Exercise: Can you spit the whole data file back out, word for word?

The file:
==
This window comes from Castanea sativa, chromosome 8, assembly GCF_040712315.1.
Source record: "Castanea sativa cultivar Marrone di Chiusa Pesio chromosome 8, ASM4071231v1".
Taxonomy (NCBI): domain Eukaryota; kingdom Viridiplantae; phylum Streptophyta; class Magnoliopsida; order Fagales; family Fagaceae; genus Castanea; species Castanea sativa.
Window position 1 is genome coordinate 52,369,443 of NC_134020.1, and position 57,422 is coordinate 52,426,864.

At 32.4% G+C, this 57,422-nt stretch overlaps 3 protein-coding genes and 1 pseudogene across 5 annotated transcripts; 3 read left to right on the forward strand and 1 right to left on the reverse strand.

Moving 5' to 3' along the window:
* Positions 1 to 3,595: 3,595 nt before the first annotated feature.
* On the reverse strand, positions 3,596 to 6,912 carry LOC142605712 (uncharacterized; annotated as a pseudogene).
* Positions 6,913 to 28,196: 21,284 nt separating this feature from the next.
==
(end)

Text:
This window comes from Castanea sativa, chromosome 8, assembly GCF_040712315.1.
Source record: "Castanea sativa cultivar Marrone di Chiusa Pesio chromosome 8, ASM4071231v1".
Taxonomy (NCBI): domain Eukaryota; kingdom Viridiplantae; phylum Streptophyta; class Magnoliopsida; order Fagales; family Fagaceae; genus Castanea; species Castanea sativa.
Window position 1 is genome coordinate 52,369,443 of NC_134020.1, and position 57,422 is coordinate 52,426,864.

At 32.4% G+C, this 57,422-nt stretch overlaps 3 protein-coding genes and 1 pseudogene across 5 annotated transcripts; 3 read left to right on the forward strand and 1 right to left on the reverse strand.

Moving 5' to 3' along the window:
* Positions 1 to 3,595: 3,595 nt before the first annotated feature.
* On the reverse strand, positions 3,596 to 6,912 carry LOC142605712 (uncharacterized; annotated as a pseudogene).
* Positions 6,913 to 28,196: 21,284 nt separating this feature from the next.